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August 12, 2006

That whatzis, answered.

Okay, I was mean with that one. Starting with this, and then posting this unhelpful help.

But ya perservered, finally, with Chris and Trias getting it to a land mine.

It's a British No. 6 Anti-personnel mine.

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I hesitate to say this... it's 7.5 inches long, which will no doubt encourage... oh never mind. Now that Mike L can see the whole thing, he's laughing his butt off!

There *is* at least one reference to it on the web (two, now).

Developed during WWII as a low-metal, hard-to-detect anti-personnel mine, it's made of bakelite, and the only iron/steel in it is the safety ring. The legacy of the No 6 lives on in the Canadian Elsie mine (which is smaller, harder to detect and, like the No.6 pretty much just blows your foot off) which anti-mine intellectuals hate, and embarasses the Canadian elites. I was wondering if the Maple Syrup Contingent would catch on to that hint.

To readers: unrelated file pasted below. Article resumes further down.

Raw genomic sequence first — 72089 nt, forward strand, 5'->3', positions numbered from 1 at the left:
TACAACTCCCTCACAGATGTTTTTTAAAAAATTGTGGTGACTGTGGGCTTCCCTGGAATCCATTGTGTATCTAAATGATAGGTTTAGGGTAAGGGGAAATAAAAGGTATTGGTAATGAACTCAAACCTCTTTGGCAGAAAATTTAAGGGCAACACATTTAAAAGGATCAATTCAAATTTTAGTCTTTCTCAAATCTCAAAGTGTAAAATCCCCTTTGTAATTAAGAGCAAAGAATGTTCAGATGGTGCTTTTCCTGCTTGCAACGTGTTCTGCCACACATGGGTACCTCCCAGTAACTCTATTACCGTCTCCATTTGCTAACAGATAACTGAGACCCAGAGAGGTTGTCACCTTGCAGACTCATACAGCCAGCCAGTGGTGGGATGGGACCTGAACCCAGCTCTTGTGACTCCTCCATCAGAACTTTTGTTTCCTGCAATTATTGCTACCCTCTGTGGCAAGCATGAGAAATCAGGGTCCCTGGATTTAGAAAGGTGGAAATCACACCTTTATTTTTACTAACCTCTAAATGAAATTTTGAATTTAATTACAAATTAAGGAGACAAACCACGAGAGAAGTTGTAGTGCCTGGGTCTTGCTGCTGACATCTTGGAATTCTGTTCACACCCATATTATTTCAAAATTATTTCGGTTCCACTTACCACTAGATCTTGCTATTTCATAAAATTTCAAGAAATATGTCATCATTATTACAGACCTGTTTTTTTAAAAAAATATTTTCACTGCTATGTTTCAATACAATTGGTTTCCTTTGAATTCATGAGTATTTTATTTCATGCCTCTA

They got the idea from the Germans, who had their own little hard-to-detect blow-off-your-foot mine.

Gotta admit, while mines like this might be effective, they *are* a curse on the battlefield when the war is over, or at least has moved on, and that does need to be a consideration in mine employment - unfortunately, mines like this are most likely to be used by people who are also the least likely to generate and maintain accurate documentation of where they put their mines...